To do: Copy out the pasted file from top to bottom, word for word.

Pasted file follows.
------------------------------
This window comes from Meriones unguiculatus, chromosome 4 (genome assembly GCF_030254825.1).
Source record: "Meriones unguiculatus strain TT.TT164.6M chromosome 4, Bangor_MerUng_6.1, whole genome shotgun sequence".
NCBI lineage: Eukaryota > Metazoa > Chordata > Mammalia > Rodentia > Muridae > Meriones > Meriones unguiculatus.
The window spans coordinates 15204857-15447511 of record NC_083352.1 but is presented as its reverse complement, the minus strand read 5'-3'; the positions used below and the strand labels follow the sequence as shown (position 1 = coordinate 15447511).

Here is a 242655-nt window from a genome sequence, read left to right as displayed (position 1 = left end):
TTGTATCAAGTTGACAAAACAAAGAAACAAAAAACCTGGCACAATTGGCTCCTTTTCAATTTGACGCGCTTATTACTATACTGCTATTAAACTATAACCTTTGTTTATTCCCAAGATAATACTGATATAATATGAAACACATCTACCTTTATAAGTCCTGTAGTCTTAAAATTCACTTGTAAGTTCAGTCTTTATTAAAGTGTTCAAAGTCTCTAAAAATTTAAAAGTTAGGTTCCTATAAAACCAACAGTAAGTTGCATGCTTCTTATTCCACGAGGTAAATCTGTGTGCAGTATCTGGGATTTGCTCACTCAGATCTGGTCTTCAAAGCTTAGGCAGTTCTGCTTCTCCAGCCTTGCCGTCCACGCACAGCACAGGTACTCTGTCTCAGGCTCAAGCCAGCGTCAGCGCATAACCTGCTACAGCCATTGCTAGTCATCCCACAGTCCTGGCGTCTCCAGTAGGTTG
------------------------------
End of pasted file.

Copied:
This window comes from Meriones unguiculatus, chromosome 4 (genome assembly GCF_030254825.1).
Source record: "Meriones unguiculatus strain TT.TT164.6M chromosome 4, Bangor_MerUng_6.1, whole genome shotgun sequence".
NCBI lineage: Eukaryota > Metazoa > Chordata > Mammalia > Rodentia > Muridae > Meriones > Meriones unguiculatus.
The window spans coordinates 15204857-15447511 of record NC_083352.1 but is presented as its reverse complement, the minus strand read 5'-3'; the positions used below and the strand labels follow the sequence as shown (position 1 = coordinate 15447511).

Here is a 242655-nt window from a genome sequence, read left to right as displayed (position 1 = left end):
TTGTATCAAGTTGACAAAACAAAGAAACAAAAAACCTGGCACAATTGGCTCCTTTTCAATTTGACGCGCTTATTACTATACTGCTATTAAACTATAACCTTTGTTTATTCCCAAGATAATACTGATATAATATGAAACACATCTACCTTTATAAGTCCTGTAGTCTTAAAATTCACTTGTAAGTTCAGTCTTTATTAAAGTGTTCAAAGTCTCTAAAAATTTAAAAGTTAGGTTCCTATAAAACCAACAGTAAGTTGCATGCTTCTTATTCCACGAGGTAAATCTGTGTGCAGTATCTGGGATTTGCTCACTCAGATCTGGTCTTCAAAGCTTAGGCAGTTCTGCTTCTCCAGCCTTGCCGTCCACGCACAGCACAGGTACTCTGTCTCAGGCTCAAGCCAGCGTCAGCGCATAACCTGCTACAGCCATTGCTAGTCATCCCACAGTCCTGGCGTCTCCAGTAGGTTG